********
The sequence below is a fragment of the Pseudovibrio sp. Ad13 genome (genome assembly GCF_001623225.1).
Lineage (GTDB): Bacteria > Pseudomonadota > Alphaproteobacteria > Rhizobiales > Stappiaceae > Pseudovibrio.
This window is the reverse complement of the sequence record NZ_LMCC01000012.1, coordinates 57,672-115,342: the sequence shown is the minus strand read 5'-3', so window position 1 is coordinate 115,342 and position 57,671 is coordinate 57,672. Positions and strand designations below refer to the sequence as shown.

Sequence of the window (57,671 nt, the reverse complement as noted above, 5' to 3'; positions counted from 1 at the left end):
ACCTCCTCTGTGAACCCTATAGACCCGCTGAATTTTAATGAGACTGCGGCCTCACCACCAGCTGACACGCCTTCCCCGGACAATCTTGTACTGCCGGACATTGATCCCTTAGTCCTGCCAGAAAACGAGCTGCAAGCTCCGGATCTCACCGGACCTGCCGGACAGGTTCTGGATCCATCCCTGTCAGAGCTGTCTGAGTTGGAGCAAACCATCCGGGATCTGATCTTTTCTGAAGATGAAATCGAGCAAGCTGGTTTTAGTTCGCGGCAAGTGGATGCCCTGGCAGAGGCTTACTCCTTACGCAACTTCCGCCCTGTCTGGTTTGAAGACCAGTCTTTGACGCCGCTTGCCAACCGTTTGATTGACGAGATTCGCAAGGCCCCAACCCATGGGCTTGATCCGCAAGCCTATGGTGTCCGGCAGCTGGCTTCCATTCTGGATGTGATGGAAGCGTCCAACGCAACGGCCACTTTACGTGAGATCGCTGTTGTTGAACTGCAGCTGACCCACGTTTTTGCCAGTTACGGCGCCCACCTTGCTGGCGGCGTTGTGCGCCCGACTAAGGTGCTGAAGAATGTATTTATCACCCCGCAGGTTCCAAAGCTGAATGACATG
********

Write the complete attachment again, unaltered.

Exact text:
The sequence below is a fragment of the Pseudovibrio sp. Ad13 genome (genome assembly GCF_001623225.1).
Lineage (GTDB): Bacteria > Pseudomonadota > Alphaproteobacteria > Rhizobiales > Stappiaceae > Pseudovibrio.
This window is the reverse complement of the sequence record NZ_LMCC01000012.1, coordinates 57,672-115,342: the sequence shown is the minus strand read 5'-3', so window position 1 is coordinate 115,342 and position 57,671 is coordinate 57,672. Positions and strand designations below refer to the sequence as shown.

Sequence of the window (57,671 nt, the reverse complement as noted above, 5' to 3'; positions counted from 1 at the left end):
ACCTCCTCTGTGAACCCTATAGACCCGCTGAATTTTAATGAGACTGCGGCCTCACCACCAGCTGACACGCCTTCCCCGGACAATCTTGTACTGCCGGACATTGATCCCTTAGTCCTGCCAGAAAACGAGCTGCAAGCTCCGGATCTCACCGGACCTGCCGGACAGGTTCTGGATCCATCCCTGTCAGAGCTGTCTGAGTTGGAGCAAACCATCCGGGATCTGATCTTTTCTGAAGATGAAATCGAGCAAGCTGGTTTTAGTTCGCGGCAAGTGGATGCCCTGGCAGAGGCTTACTCCTTACGCAACTTCCGCCCTGTCTGGTTTGAAGACCAGTCTTTGACGCCGCTTGCCAACCGTTTGATTGACGAGATTCGCAAGGCCCCAACCCATGGGCTTGATCCGCAAGCCTATGGTGTCCGGCAGCTGGCTTCCATTCTGGATGTGATGGAAGCGTCCAACGCAACGGCCACTTTACGTGAGATCGCTGTTGTTGAACTGCAGCTGACCCACGTTTTTGCCAGTTACGGCGCCCACCTTGCTGGCGGCGTTGTGCGCCCGACTAAGGTGCTGAAGAATGTATTTATCACCCCGCAGGTTCCAAAGCTGAATGACATG